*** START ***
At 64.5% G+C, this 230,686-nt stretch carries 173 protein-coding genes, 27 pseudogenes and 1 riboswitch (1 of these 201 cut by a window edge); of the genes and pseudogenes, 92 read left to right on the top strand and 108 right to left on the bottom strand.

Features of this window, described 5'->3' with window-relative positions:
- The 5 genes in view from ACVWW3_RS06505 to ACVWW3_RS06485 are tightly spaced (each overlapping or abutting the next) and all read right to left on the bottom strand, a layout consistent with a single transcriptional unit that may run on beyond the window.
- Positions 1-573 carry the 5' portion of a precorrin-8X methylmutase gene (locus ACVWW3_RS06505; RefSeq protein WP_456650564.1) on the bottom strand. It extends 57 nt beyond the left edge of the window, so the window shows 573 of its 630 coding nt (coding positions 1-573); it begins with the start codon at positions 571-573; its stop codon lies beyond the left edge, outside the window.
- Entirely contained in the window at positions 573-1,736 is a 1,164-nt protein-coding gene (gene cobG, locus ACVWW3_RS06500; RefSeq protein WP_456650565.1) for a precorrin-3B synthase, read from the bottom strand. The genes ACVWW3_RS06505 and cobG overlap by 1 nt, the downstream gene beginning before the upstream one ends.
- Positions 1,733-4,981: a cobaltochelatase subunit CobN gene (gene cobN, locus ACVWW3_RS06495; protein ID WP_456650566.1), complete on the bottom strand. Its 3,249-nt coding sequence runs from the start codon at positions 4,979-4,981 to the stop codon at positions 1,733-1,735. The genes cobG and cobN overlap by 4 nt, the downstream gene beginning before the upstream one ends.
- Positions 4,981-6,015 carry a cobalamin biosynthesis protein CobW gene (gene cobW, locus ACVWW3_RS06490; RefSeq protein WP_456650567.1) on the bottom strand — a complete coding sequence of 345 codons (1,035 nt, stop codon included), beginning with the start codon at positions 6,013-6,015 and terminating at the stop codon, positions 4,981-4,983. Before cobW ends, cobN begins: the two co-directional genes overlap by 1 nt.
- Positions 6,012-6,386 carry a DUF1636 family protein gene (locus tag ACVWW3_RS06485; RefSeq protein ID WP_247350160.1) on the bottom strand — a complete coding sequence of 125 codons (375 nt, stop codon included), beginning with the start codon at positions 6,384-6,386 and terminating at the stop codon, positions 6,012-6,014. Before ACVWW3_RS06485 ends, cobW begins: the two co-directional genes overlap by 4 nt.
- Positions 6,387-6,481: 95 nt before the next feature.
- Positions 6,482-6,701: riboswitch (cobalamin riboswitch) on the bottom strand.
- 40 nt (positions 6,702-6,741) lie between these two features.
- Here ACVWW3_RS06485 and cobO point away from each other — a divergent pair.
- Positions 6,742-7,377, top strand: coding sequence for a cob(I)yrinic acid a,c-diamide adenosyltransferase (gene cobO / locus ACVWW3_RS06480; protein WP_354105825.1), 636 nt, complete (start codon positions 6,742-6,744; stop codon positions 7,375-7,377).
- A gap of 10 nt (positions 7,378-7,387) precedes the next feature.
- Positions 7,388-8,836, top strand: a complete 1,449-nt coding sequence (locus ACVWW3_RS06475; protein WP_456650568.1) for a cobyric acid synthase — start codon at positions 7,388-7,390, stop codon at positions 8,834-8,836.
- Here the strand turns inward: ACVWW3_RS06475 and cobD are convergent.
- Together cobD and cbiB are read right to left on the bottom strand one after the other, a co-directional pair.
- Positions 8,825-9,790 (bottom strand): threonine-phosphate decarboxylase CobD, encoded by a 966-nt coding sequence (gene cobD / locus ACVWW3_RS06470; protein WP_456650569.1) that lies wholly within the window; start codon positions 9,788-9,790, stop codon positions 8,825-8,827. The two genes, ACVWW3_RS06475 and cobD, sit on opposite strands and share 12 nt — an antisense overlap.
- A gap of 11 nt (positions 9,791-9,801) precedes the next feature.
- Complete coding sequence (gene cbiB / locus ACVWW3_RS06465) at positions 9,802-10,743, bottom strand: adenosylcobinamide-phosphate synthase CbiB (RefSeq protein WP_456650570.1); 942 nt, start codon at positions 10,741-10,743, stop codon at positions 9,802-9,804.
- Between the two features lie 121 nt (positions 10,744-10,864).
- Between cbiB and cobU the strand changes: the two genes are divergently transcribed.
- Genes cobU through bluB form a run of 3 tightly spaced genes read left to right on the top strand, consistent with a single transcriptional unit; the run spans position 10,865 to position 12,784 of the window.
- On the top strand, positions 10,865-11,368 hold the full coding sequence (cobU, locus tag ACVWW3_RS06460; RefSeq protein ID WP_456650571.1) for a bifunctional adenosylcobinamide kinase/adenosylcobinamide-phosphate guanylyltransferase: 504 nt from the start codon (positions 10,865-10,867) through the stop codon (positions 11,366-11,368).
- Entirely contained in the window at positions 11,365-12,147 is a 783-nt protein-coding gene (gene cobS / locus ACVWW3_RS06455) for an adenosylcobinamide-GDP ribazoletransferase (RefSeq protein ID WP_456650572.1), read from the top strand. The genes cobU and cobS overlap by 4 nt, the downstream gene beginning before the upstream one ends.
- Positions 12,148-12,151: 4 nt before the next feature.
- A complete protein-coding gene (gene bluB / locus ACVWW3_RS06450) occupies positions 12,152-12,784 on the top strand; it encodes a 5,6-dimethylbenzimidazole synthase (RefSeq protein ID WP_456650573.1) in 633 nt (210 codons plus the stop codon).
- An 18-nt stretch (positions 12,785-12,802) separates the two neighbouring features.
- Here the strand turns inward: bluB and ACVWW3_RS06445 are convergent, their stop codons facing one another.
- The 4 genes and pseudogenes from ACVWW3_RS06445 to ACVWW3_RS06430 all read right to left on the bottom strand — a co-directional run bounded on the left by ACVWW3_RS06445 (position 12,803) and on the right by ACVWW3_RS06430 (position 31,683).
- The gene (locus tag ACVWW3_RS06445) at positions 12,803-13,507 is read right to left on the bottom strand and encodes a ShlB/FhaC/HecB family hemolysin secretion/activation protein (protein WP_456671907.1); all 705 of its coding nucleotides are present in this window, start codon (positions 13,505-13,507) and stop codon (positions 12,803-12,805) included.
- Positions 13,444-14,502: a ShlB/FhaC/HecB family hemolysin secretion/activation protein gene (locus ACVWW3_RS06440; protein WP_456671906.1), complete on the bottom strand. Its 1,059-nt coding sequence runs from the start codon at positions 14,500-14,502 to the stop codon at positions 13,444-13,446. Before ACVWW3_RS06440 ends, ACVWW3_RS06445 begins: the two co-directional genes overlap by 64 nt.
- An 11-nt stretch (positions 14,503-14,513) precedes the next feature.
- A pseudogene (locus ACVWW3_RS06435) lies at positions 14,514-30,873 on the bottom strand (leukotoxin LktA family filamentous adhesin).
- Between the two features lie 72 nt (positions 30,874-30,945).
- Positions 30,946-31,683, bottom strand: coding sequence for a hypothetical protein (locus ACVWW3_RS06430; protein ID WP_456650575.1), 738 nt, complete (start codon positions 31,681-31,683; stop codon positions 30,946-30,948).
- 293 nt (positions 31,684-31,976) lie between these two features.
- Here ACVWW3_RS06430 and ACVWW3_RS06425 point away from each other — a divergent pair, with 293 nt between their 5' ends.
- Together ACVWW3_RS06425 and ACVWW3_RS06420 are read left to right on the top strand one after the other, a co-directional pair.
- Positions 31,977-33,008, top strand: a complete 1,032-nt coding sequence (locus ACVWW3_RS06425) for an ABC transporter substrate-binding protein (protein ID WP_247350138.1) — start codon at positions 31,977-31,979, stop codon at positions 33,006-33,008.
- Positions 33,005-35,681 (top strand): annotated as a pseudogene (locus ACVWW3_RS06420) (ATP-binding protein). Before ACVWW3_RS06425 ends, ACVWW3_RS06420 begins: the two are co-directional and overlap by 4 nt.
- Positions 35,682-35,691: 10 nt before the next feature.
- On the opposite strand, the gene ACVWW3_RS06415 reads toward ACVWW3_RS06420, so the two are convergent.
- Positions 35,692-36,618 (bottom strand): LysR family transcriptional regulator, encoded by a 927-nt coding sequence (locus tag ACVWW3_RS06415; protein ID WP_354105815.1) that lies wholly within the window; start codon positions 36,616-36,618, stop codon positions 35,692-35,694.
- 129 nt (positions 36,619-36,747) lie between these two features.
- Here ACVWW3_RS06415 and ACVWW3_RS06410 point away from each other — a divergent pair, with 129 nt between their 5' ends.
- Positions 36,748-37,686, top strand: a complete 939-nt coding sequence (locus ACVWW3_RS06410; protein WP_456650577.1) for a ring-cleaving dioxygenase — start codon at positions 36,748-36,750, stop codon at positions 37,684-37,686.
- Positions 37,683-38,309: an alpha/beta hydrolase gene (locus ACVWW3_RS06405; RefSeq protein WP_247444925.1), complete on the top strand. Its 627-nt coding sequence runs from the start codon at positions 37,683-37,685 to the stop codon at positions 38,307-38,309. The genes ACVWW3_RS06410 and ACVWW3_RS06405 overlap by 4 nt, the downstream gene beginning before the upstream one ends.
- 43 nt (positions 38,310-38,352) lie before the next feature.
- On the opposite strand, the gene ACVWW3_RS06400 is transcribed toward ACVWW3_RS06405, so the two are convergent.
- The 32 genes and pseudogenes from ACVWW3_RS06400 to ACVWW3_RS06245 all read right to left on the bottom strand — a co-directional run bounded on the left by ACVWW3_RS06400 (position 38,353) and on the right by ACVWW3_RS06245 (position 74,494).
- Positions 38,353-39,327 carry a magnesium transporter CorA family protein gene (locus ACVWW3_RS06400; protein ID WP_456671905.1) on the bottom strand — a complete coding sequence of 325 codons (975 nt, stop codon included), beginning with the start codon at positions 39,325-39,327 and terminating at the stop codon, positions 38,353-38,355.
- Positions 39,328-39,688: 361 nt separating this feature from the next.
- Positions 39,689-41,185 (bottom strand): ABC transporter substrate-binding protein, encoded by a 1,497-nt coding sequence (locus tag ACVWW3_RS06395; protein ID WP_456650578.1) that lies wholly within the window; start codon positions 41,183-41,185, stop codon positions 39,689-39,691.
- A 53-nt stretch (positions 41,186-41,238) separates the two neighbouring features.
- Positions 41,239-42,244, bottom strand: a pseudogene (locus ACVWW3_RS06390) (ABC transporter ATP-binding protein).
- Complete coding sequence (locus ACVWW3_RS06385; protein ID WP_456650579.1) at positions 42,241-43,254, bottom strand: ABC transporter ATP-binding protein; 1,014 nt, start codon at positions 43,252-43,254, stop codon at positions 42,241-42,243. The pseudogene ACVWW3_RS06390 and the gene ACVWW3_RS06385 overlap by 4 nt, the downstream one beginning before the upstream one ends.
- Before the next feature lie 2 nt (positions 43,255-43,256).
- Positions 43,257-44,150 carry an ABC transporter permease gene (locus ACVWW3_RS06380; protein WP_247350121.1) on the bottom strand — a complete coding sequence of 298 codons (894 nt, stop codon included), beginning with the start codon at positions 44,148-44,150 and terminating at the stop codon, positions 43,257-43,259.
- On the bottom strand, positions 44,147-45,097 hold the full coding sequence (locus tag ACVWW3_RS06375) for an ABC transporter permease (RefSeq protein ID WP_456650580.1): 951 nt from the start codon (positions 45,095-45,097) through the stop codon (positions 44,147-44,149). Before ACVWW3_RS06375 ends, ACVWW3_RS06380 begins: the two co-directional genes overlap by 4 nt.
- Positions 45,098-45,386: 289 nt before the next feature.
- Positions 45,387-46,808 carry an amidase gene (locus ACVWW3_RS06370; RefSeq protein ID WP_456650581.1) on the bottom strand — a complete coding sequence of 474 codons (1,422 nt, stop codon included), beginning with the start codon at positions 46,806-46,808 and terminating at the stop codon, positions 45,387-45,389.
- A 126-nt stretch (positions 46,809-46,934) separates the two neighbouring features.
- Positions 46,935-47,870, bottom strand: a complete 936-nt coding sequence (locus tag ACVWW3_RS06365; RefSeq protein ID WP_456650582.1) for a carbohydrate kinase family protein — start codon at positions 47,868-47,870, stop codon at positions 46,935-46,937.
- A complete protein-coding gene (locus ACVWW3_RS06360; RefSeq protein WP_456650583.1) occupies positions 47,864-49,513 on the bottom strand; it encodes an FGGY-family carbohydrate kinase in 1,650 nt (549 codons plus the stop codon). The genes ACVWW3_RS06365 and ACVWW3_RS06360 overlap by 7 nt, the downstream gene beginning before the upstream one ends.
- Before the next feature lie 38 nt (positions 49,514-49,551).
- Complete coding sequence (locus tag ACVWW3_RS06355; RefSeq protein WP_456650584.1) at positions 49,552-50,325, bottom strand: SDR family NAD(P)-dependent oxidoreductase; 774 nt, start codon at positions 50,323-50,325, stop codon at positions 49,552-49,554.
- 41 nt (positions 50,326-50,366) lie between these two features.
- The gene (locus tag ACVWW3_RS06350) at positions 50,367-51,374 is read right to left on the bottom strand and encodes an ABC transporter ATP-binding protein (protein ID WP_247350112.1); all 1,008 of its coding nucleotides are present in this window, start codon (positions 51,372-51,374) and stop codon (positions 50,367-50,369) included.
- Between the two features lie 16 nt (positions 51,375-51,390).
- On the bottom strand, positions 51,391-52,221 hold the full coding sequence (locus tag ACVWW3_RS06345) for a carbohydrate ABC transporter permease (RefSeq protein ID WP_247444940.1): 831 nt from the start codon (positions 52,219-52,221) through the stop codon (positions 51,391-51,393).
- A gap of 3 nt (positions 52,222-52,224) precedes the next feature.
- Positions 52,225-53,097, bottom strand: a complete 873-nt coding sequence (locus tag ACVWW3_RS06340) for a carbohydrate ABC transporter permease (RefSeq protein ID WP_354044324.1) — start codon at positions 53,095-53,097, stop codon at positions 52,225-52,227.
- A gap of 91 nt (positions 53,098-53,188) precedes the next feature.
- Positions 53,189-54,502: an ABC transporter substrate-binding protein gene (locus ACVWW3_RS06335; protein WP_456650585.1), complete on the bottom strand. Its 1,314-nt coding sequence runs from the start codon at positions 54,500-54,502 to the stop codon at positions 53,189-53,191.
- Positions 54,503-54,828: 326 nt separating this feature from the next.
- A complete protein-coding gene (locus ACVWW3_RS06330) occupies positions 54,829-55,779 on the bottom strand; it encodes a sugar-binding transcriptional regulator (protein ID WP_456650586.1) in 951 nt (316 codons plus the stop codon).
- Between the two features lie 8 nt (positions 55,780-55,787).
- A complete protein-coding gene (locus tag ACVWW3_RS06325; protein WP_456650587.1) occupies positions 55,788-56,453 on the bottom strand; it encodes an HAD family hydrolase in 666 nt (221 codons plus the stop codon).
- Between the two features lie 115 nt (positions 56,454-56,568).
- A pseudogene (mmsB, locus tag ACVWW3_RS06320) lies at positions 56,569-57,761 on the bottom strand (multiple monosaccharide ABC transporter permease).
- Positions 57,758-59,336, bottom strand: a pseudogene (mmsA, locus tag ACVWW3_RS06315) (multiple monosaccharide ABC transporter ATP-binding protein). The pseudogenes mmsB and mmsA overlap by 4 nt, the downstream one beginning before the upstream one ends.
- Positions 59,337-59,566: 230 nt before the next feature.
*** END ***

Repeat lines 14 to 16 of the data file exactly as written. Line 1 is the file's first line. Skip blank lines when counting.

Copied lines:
- A gap of 10 nt (positions 7,378-7,387) precedes the next feature.
- Positions 7,388-8,836, top strand: a complete 1,449-nt coding sequence (locus ACVWW3_RS06475; protein WP_456650568.1) for a cobyric acid synthase — start codon at positions 7,388-7,390, stop codon at positions 8,834-8,836.
- Here the strand turns inward: ACVWW3_RS06475 and cobD are convergent.